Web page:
“Okay, cool, but I was just wondering if we were having lunch before the third trial or not? Do you provide catering or am I supposed to bring my own packed lunch? The rules didn’t really make it clear. Not that I’m blaming anyone. They’re more like guidelines than rules, aren’t they?”
“No, that is incorrect,” said one of the AIs, now sounding as tetchy as the trainees.
If there was one thing guaranteed to upset a Central Authority AI, it was referring to their rules as guidelines.
“Then what is the ruling on whether I’ve passed this trial or not? Aren’t the rules clear? I’m clearly the last man standing.”
“The rules are very clear,” said the AI. “We just need a moment to—”
“But the trainee over there doesn’t seem to think so.” Ubik pointed at the trainee Guardian hovering above him to his left.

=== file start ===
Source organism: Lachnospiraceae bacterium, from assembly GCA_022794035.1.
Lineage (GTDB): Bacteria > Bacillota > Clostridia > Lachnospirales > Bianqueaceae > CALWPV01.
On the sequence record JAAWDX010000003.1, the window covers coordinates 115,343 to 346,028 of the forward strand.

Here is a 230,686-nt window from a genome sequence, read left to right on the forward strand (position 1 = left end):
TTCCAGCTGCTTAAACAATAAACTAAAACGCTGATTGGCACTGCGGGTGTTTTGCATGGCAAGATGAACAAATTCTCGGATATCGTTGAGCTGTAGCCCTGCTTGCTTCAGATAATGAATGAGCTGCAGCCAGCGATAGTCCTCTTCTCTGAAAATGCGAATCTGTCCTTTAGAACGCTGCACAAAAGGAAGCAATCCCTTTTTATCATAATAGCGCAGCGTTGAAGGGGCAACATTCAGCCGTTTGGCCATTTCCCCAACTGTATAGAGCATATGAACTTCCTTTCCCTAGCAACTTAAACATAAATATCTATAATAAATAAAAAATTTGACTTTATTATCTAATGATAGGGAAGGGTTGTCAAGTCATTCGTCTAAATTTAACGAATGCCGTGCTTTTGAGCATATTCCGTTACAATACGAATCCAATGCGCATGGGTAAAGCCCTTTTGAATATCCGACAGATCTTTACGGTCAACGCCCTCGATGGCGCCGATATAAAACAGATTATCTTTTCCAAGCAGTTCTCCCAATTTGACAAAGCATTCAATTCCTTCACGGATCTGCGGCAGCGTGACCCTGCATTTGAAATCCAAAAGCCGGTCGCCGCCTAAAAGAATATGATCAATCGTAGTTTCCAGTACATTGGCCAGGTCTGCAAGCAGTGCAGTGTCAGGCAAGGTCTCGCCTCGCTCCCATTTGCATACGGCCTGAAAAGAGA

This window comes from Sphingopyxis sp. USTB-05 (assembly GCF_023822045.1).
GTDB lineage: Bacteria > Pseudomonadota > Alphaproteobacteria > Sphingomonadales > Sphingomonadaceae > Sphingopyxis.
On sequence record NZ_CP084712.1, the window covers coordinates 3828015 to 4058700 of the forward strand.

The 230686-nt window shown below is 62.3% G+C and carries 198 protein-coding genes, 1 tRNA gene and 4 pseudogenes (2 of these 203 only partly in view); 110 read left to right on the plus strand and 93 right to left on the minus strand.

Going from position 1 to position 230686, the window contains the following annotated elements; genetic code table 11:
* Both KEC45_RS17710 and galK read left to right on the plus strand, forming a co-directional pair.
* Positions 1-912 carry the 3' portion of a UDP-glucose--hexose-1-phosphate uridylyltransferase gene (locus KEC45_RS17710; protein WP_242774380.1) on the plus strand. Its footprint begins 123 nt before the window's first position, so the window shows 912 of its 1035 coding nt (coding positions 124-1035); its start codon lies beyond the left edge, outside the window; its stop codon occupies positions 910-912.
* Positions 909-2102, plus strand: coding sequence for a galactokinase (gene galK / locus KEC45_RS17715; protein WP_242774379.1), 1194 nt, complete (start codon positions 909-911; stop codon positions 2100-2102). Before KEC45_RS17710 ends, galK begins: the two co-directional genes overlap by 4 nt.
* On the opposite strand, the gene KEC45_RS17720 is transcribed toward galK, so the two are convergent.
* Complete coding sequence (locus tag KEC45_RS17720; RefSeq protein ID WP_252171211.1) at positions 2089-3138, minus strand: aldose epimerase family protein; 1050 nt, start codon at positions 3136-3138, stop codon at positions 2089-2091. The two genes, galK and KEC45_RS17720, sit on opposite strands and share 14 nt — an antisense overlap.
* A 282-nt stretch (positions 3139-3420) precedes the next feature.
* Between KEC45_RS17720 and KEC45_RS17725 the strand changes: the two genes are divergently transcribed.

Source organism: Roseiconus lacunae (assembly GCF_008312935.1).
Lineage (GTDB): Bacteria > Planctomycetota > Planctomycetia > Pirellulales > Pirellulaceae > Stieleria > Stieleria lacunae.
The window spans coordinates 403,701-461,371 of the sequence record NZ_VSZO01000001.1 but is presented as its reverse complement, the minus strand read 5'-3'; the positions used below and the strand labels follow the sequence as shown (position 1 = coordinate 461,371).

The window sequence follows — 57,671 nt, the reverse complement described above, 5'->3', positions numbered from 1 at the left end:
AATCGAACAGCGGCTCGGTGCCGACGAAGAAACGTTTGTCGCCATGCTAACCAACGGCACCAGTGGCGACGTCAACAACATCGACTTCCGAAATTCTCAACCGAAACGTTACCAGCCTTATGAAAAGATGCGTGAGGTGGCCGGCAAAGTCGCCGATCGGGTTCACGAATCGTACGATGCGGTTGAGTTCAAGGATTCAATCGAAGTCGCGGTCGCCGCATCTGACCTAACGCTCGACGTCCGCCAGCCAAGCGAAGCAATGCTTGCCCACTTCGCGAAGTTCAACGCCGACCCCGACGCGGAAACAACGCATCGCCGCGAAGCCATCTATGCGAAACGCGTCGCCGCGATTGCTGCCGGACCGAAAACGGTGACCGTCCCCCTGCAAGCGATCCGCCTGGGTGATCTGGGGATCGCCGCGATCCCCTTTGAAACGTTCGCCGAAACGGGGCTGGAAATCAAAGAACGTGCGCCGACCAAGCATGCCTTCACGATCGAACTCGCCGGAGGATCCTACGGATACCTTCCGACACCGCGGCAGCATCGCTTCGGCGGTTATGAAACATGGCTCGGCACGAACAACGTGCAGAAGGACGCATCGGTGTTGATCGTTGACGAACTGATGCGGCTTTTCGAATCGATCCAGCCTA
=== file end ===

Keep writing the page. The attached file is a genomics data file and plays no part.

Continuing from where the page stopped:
It wasn’t clear who had been speaking over the comms, but Ubik could just tell that this trainee was the one who wanted to make things difficult for him. Some people just wore their suits that way.
“It is obvious you are the one who interfered with the trial,” said the trainee he had pointed to.
“Why’s that?” asked Ubik, all smiles.
“You are the one who is benefitting.”
“Oh, I see. I set the trial to three against 397 to help myself win? Sure, sure. Is that what the rules state? Anyone better than Hotrod here must be a cheater. He’s the standard we must all aim for, is he?”
“There are only 389 here.”
“You’re right,” said Ubik, looking around. “The others are around here somewhere. Do I need to beat them before I pass? Or do I just need to take the base over there? You keep changing the rules, so…”